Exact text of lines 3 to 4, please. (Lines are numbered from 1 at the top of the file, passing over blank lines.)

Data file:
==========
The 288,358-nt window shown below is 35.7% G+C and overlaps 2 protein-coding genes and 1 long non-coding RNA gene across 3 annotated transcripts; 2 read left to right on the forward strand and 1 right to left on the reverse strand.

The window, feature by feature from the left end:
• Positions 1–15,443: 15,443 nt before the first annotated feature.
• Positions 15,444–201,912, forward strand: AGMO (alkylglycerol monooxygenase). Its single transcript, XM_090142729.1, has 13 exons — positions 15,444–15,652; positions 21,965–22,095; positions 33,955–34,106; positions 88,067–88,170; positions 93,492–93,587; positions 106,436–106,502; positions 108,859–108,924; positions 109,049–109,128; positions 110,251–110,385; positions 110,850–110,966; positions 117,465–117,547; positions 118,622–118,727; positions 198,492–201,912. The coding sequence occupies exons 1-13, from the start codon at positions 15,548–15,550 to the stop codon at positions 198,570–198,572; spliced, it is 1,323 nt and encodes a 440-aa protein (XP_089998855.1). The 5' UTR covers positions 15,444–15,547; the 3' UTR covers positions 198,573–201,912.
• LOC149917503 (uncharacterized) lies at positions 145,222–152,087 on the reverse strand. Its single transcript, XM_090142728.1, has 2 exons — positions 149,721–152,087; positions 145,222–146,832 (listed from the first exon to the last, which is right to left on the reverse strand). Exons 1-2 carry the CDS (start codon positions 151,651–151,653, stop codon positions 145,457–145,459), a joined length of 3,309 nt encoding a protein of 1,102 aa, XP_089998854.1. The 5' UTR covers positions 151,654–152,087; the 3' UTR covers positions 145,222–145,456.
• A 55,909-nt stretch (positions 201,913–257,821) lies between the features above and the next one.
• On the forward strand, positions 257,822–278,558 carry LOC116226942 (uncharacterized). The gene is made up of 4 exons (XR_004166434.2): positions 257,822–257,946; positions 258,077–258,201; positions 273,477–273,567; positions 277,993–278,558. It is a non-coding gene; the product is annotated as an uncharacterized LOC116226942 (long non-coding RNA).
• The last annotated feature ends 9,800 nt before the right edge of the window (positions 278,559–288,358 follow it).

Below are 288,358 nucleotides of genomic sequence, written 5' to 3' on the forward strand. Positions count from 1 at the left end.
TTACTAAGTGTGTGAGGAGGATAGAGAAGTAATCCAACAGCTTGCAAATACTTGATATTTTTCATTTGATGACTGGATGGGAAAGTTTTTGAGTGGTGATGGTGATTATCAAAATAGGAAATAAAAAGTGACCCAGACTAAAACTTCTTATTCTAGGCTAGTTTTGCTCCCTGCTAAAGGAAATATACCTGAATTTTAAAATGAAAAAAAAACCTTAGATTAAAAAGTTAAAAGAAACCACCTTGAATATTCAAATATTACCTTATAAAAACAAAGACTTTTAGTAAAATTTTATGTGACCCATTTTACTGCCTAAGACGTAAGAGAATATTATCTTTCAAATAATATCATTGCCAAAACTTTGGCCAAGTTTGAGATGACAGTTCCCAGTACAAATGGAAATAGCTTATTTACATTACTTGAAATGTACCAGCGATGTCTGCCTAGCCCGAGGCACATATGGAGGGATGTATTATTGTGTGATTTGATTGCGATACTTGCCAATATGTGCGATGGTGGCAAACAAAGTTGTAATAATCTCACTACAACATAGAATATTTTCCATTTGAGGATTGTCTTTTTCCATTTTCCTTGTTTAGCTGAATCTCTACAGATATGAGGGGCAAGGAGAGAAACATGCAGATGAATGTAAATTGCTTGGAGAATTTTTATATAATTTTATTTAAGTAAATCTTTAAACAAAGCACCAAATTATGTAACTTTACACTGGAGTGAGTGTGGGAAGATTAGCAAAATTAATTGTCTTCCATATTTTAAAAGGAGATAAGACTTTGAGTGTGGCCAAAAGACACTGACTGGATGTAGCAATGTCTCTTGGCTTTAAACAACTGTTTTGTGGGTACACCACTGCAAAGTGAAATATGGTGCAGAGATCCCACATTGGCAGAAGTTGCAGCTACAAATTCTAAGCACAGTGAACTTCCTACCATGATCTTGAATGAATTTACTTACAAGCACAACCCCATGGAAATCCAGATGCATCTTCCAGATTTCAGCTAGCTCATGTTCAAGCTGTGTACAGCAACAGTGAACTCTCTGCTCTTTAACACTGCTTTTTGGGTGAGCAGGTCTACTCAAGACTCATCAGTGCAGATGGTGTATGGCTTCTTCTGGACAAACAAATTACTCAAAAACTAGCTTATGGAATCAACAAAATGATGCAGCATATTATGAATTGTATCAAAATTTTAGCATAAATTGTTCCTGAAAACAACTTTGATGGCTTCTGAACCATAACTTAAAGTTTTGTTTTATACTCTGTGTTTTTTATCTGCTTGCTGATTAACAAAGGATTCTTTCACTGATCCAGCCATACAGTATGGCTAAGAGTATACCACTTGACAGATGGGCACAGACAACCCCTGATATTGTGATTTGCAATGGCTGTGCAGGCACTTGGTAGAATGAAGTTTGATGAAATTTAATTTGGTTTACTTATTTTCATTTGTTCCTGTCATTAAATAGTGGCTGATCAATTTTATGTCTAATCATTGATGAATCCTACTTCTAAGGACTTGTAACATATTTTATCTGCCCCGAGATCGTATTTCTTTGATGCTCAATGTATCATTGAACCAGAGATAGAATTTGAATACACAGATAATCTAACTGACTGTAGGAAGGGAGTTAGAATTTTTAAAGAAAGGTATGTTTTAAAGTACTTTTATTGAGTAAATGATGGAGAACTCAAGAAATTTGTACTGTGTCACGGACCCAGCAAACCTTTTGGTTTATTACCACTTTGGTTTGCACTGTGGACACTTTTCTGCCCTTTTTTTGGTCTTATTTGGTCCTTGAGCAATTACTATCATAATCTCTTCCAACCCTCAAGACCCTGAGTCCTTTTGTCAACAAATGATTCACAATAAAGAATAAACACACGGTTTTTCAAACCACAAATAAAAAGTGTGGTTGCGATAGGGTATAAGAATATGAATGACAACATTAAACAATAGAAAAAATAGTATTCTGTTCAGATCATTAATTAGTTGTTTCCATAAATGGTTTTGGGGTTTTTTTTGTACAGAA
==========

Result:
• Positions 1–15,443: 15,443 nt before the first annotated feature.
• Positions 15,444–201,912, forward strand: AGMO (alkylglycerol monooxygenase). Its single transcript, XM_090142729.1, has 13 exons — positions 15,444–15,652; positions 21,965–22,095; positions 33,955–34,106; positions 88,067–88,170; positions 93,492–93,587; positions 106,436–106,502; positions 108,859–108,924; positions 109,049–109,128; positions 110,251–110,385; positions 110,850–110,966; positions 117,465–117,547; positions 118,622–118,727; positions 198,492–201,912. The coding sequence occupies exons 1-13, from the start codon at positions 15,548–15,550 to the stop codon at positions 198,570–198,572; spliced, it is 1,323 nt and encodes a 440-aa protein (XP_089998855.1). The 5' UTR covers positions 15,444–15,547; the 3' UTR covers positions 198,573–201,912.